Yes. So my journey, my latest journey, is I am 90 days in Lauren as the new CEO of Deputy. So very, very fresh. And I’ve been having the time of my life. Deputy is a global platform for managing hourly workers. We help businesses with scheduling, communication, engagement, and onboarding of hourly workers. And really, when you think about how our technology works, we serve as an all-in-one work app. And this is an incredibly, incredibly important company in an important space in the economy because we sit at the heart of the labor market and build technology for 80% of the world’s workers. You know, when you look at all of the technology that’s been built over the last 10 years for you and I, knowledge workers, we have Zoom, we have Slack, we have some LinkedIn. But when you ask yourself what kind of technology is out there for hourly workers, there hasn’t been a lot built. And so this is the last sort of corner of the economy that hasn’t been digitized. And so, Deputy Technology helps digitize hourly work. And it’s been a really, really incredible journey. And I’m so excited to build what the future of work looks like for that most vulnerable worker population.

Lauren Conaway 2:59
I love that so much. And I want to drill down a little bit on the challenges of the industry. But first things first, you mentioned that you had been with Deputy for 90 days, that is not a very long time. Can you tell us a little bit about your previous history? And what brought you to Deputy today?

Silvija Martincevic 3:20
Sure. You know, I started in the early 2000s in the investment management industry. And I, you know, I spent my whole career I’ve been working now in technology for over 20 years. And I always cared that I worked in technology and that I built companies that do well but then also do good. So this I would say, Lauren, theme technology for good has been a part of my career for all of my adult life. And where that comes from, I guess the origin story is I grew up in Croatia in late night 1980s and early 90s. During the Balkan Wars, all of my family have been shift workers their whole life. And I was incredibly fortunate to get a scholarship to come to America. So it was the first one in my family to get a college degree, and so throughout my adult life, I’ve been really passionate about building technology that helps underserved communities. And so for the first decade, I worked in the investment management industry and invested in women and minority-owned companies. And then, I spent seven years at Groupon. This was in the early 2010s when mobile technology just, you know, came out, and at Groupon, I helped build small businesses into the digital age most recently, prior to that At, I was at a firm, a firm is a FinTech company that builds honest financial products for the unbanked population, all across the globe. And so again, you know, I think that the one thread throughout my life has been helping underserved communities. And so my journey to Deputy, in a way, it’s a cheesy thing to say, but it was meant to be that I get to now obsess about how do we build technology for the most vulnerable workers. And, you know, that’s the community that raised me. Yeah, my dad is a, my dad was a truck driver for 40 years, and my mom was a shoe factory worker for 40 years.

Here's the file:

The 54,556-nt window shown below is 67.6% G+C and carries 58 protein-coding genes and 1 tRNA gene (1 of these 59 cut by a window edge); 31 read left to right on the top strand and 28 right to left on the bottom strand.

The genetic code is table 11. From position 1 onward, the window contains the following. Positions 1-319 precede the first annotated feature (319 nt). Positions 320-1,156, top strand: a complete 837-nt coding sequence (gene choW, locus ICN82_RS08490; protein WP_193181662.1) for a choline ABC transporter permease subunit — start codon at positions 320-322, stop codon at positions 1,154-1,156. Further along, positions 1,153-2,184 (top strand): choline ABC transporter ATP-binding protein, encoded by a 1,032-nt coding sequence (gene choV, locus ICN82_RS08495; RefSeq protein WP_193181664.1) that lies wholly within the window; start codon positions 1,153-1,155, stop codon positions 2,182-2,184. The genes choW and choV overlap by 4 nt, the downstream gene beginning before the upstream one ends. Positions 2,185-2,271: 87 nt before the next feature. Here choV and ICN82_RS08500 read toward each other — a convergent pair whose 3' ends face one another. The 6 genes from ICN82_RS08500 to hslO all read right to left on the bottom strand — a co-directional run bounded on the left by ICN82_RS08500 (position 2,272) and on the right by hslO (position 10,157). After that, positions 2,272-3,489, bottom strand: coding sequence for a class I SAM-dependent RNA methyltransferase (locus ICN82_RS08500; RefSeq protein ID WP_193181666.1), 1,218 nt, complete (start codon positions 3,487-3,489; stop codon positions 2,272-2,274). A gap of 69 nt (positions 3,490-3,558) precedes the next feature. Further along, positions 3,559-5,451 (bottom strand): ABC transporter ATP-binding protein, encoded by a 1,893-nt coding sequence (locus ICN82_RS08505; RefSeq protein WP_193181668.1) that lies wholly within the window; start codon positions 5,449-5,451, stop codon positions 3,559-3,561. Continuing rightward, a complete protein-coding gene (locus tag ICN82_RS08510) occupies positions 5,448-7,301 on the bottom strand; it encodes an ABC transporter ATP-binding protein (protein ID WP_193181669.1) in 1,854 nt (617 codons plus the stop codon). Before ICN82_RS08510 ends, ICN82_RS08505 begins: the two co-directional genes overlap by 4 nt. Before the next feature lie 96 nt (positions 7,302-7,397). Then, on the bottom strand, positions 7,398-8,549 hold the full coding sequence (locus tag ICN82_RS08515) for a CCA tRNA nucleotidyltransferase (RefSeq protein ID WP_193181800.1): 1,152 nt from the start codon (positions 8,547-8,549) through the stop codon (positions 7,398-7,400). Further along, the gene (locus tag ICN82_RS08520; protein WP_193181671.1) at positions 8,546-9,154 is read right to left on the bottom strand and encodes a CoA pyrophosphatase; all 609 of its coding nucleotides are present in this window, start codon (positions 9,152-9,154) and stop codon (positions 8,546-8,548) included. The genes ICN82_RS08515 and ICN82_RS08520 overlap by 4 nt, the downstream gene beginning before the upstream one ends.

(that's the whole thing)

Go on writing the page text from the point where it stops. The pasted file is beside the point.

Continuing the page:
Lauren Conaway 5:44
That’s absolutely incredible. And I have to ask, you know, how proud are they of you? Are they super proud? I feel like they should be

Silvija Martincevic 5:54
there like all my parents, when I go, Croatia, I was still 16 years old. When am I gonna come home? They feed me.

Lauren Conaway 6:05
I don’t tell you. So it’s really funny, like being a part of the startup and tech ecosystem. So my dad, either before he passed, he would have people ask, you know, what is your daughter? Do? What does Lauren do? And he would always respond, like, I think it’s something to do with co-working and office space, which has absolutely nothing to do with what I do, like very, very tangentially related. And it was one of those things where it was like, Alright, I can tell that he’s proud. He doesn’t really know why. But he’s proud. Is that kind of what you get from your parents as well?

Silvija Martincevic 6:37

Lauren Conaway 6:41
I get it; I get it. And again, I do. I do really quickly just want to acknowledge the fact that, like Groupon powered my 20s and my early 30s, it was like I was such an enthusiastic fan. And so not only are you were you bringing visibility to these small businesses that most of them probably haven’t really done much in the digital space. But that being said, you also empowered and broke college students to actually get out into the world and do fun things. And, you know, so thank you for that work. And of course, I’m familiar with, you know, affirm, I’m familiar with Kiva like you really the through line of your career really has been that that support piece, how do we elevate? How do we start discussions around access? And how do we talk about, you know, those underserved populations, so So I just want to thank you for that. And then I want to ask you, you’ve mentioned twice vulnerable workers. And so we’re talking about gig workers, shift workers, hourly workers, and in my head, I have my reasons why. But when you say that these are vulnerable workers, can you get more specific with that, like, talk to us about what you mean?

Silvija Martincevic 7:52